2019 United Way Funding Allocations
BOLD = NEW in 2019!
United Way Programming Amount
  • Community Care Day  -  Corporate Volunteer Work Day - $3,000
  • Dolly Parton Imagination Library - Early Childhood Literacy - $42,000
  • LIVE UNITED @ Work Financial Wellness Program - $65,000
  • Stuff the Bus - School Supply Drive - $500
Funded Agencies & Programs Amount
  • 211 – Helpline - 24/7/365 Information & Referral Hotline - $11,500
  • American Red Cross - Disaster Services - Donor Designations
  • Bellefontaine Police Department - Outreach Program - $5,000
  • Boy Scouts Tecumseh Council - Boy Scouts - Donor Designations
  • Boy Scouts Tecumseh Council - Cub Scouts - Donor Designations
  • Bridges Community Action - VITA Tax Preparation - $7,000
  • Bridges Community Action - Getting Ahead Financial Education - $1,000
  • Caring Kitchen - Emergency Homeless Shelter - $10,000
  • Consolidated Care - Opiate Impact - $20,000
  • Consolidated Care - Domestic Violence Services - $11,467
  • Consolidated Care - SOS / Teen Screen - $7,120
  • Consolidated Care - Safe & Stable Families - $6,800
  • Consolidated Care - Wrap Around Services  - $5,000
  • Discovery Riders - Equine Assisted Activities / Special Olympics - $25,000
  • Girl Scouts of Western Ohio - Leadership Experience - $3,000
  • Green Hills Community - Universal Hospice - $30,000
  • Green Hills Community - Adult Daybreak Center - $20,000
  • Green Hills Community - Camp Braveheart  - $4,000
  • Green Hills Community - Bereavement Works  - $3,000
  • Green Hills Community - Teen Retreat  - $3,000
  • Habitat for Humanity - Homebuilding - $20,000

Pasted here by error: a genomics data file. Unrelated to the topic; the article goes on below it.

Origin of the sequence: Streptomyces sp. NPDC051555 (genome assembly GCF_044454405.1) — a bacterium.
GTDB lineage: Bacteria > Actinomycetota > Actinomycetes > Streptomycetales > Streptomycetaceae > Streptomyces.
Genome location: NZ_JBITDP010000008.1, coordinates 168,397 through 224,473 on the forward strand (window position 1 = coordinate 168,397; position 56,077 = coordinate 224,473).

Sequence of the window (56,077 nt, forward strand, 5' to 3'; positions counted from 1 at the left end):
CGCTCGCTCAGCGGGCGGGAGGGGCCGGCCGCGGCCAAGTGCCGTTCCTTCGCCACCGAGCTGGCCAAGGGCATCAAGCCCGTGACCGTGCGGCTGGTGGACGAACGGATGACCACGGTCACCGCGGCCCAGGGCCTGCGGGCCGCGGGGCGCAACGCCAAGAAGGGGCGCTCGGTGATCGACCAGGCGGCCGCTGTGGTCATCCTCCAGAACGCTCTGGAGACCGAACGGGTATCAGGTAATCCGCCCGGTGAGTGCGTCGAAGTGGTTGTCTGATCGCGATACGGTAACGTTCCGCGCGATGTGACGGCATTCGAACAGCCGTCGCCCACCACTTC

• International Friendship Center - Community Outreach - $5,000
  • LifeCare Alliance - Meals-on-Wheels - $25,000
  • Logan County Cancer Society - Assistance for Cancer Patients - $30,000
  • Logan County CORE - Botvin LifeSkills Training Program - Donor Designations
  • Logan County CORE - Community Recovery Events - Donor Designations
  • Logan County CORE - Celebrate Recovery - Donor Designations
  • Logan County Family & Children First - Wrap Around Services for at-risk Families - $17,300
  • Logan County Healthy Living Coalition - Indoor Winter Walking Program  - $1,500
  • Logan County Homeless Shelter - Homeless Shelter - $35,000
  • Logan County Neighborhood Outreach - Summer Food Program - $4,550
  • Logan County Sheriff’s Office - Community Outreach & Education - $13,000
  • Logan County Sheriff’s Office - Juvenile Detention Center Education - $5,000
  • Lutheran Community Services - Our Daily Bread - $40,000
  • Mary Rutan Hospital Foundation - Medication Assistance Program - $22,200
  • Midwest Regional ESC - Virtual Learning Academy Tutoring  - $9,360
  • Recovery Zone - Mental Health & Addiction Support - $30,000
  • Second Harvest Food Bank - Helping Hands Rent / Utility Assistance - $55,000
  • Second Harvest Food Bank - Mobile Food Pantry Truck Distributions - $35,000
  • Summer Autism Academy - Scholarships  - $5,000
  • Transportation for Logan County - Senior Transportation - $30,000
  • Union Station - Community Summer Program - $10,000
  • Warm Clothes for Kids - Clothing for School Children - $35,000
  • YMCA of Central Ohio - Camp Willson Scholarships - $10,000
  • YMCA of Central Ohio - Hilliker YMCA Scholarships - $10,000
United Way fights for the health, education, and financial stability of every person in Logan County.  Since 1955, United Way of Logan County has raised more than $23 million to support the specific social service needs of our community.  
91 cents of every dollar given goes directly to programming with nine percent going to fundraising and administrative costs, well above the Better Business Bureau standard of a 65-35 split.  In fact, United Way is an accredited charity of the BBB, meeting all 20 Standards of Charitable Accountability established by the watchdog group.  The standards evaluate a charity’s financial accountability, governance and oversight, effectiveness measures, and fundraising and informational materials.